Dumtseg Lhakhang Restored To Its Former Glory By Her Majesty The Royal Grandmother Of Bhutan

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Her Majesty the Royal Grandmother graced the consecration ceremony of the renovated Lhakhang on 15 November.

(Source: Kuensel)

 

By Phub Gyem | BBS    

The Jangtsa Dumtseg Lhakhang (Temple), located a couple of minutes’ drive from the town of Paro, is one of the oldest temple and a popular tourist destination in Bhutan.

Built about 600 years ago, it has now been restored to its former glory by Her Majesty the Royal Grandmother Kesang Choeden Wangchuck from 2017- 2019, under the Dumgtseg Lhakhang Restoration Project.

Her Majesty the Royal Grandmother graced the consecration ceremony of the renovated Lhakhang on 15 November, presided over by the Letshog Lopen of the Zhung Dratshang (Central Monastic Body).

 

Photo: Facebook/The Royal Family of Bhutan

 

The locals - Paro Rabdey and Dzongkhag offered Buelwa and Ku-Sung-Thuk Mendrel to Her Majesty the Royal Grandmother as well.

During the ceremony, Her Majesty the Royal Grandmother conferred the Lhakhang back to the 15 households from Jangsa village in the Paro valley, who are custodians of the national treasure.

The royal project was a collaborative effort which involved the local community, local government, Department of Culture, BACCC and Japanese experts from Aichiken Co. Ltd, Nagoya. 

About the Jangtsa Dumtseg Lhakhang

Dumtseg Lhakhang derived its name from its architectural structure in which the three temples inside are built around a central axle pole which runs right through the middle, from the ground floor to the crest of the temple.

 

Source: Youtube/WildFilmsIndia

 

The Lhakhang which is in the form of a chorten (stupa) is the only one of its kind in the country. The historic structure houses some of the most exquisite and sacred thangkas (a Tibetan or Bhutanese Buddhist painting on cotton or silk appliqué, usually depicting a Buddhist deity, scene, or mandala) in the country.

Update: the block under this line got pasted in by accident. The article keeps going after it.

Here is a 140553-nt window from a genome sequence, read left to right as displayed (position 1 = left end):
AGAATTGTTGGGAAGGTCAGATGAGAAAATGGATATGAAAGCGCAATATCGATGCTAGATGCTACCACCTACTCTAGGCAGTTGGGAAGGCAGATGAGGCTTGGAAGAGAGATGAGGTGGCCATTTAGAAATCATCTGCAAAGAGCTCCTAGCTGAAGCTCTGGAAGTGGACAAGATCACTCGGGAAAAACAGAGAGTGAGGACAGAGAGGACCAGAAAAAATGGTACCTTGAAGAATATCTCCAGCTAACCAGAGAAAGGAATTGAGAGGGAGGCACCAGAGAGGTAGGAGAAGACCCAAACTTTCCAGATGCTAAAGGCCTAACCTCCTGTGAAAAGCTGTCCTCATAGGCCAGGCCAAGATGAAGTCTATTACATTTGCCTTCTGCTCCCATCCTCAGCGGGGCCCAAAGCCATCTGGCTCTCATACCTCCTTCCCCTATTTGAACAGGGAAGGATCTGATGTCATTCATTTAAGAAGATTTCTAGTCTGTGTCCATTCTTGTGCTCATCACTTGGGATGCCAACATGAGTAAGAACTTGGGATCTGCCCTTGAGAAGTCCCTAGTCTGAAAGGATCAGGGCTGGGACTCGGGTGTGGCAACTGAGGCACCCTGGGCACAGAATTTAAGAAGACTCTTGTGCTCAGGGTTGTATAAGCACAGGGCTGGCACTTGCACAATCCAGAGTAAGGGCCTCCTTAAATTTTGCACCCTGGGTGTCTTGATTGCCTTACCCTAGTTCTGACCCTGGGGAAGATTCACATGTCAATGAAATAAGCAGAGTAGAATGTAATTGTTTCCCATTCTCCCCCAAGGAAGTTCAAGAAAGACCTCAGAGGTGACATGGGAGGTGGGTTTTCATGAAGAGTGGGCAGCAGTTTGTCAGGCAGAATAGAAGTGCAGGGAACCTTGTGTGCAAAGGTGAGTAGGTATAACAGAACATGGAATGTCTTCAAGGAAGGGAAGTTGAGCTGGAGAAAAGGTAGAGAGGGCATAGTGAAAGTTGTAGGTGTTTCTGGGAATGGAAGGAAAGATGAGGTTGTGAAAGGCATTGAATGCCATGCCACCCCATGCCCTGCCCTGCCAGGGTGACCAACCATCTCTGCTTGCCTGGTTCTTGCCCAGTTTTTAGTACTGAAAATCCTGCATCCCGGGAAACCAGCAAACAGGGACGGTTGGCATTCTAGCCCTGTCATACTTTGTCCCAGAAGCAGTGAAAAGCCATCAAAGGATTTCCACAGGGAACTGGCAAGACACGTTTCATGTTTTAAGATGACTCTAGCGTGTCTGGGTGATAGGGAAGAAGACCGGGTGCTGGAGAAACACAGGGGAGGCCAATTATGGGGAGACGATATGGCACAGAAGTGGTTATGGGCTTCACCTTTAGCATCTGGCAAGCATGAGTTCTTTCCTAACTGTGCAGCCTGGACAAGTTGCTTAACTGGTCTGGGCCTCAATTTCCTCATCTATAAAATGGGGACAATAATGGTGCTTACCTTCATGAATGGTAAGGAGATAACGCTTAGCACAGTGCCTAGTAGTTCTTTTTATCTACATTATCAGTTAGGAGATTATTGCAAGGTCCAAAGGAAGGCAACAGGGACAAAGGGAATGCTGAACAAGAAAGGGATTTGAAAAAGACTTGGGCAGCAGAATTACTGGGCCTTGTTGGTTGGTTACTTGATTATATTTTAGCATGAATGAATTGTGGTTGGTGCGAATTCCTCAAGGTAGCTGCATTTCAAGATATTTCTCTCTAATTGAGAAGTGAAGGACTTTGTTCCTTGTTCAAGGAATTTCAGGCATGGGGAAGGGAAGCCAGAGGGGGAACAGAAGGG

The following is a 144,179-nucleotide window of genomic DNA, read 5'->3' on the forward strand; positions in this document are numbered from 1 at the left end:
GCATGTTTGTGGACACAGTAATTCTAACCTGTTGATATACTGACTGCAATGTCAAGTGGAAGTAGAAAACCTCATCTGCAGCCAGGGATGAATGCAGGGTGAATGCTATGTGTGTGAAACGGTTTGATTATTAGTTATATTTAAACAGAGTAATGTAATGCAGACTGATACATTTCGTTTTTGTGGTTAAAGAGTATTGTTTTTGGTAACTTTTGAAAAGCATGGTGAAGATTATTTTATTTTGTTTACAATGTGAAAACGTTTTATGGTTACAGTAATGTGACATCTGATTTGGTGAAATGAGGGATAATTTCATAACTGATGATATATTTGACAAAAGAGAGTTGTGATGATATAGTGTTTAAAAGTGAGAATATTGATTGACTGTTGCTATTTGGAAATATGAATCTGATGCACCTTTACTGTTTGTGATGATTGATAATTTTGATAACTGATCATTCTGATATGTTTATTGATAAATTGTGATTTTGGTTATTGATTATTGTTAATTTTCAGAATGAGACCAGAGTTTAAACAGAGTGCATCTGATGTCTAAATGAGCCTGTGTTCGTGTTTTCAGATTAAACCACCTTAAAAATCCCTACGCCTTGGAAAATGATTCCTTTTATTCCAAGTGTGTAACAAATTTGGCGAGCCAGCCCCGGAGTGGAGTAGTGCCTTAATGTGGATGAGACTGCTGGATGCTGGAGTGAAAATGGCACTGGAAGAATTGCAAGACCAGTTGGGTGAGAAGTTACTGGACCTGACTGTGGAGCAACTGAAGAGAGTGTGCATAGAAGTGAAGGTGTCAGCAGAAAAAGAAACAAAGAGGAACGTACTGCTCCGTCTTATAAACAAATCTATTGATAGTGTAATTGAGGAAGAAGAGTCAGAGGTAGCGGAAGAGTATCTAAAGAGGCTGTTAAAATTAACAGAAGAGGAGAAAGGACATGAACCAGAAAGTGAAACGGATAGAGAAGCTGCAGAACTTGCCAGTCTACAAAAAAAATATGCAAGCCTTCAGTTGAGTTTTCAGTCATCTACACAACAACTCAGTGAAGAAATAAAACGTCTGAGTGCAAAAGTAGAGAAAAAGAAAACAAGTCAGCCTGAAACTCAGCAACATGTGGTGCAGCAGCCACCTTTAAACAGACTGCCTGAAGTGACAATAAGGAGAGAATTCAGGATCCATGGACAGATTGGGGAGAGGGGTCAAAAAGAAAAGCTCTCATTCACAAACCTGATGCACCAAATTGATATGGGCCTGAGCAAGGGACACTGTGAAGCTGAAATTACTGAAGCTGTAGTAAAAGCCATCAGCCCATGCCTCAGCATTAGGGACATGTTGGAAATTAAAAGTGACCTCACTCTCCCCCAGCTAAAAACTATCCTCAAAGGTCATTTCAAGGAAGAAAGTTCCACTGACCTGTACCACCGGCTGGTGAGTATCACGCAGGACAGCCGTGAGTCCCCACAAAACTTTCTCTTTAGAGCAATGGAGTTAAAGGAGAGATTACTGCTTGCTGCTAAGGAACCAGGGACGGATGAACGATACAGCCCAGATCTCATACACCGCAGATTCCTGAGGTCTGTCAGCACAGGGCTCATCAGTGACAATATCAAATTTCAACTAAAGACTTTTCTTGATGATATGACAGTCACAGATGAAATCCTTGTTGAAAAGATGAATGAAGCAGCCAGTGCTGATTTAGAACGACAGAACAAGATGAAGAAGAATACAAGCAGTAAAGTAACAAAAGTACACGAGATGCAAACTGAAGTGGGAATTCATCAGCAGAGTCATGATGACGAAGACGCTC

Why was it necessary to renovate and restore the Jangtsa Dumtseg Lhakhang?

“We are very happy to see the Lhakhang renovated. Before the renovation, the area was so congested. Now it’s very wide and comfortable as we come in for circumambulation,” said Gaki, from Jangsa under the Dopshar-ri gewog (village) in Paro.

As the Lhakhang is surrounded by paddy fields on all sides, water seepage has damaged the murals of the walls and the wooden architecture inside.

According to Sonam Tshering, from the Dumtseg Lhakhang Restoration Project, the lower ends of the murals had been damaged by water seepage, and smoke from butter lamps had also dirtied the murals.

Moreover, water leaking from the rooftop had damaged the woodworks and murals around the ceilings. The murals which were damaged had been partially repainted but the major part of the murals remained intact as it is in the interest of conserving them in their original forms.

This prompted Her Majesty the Royal Grandmother to request a team of Japanese and Bhutanese conservationists to renovate the Lhakhang in 2017.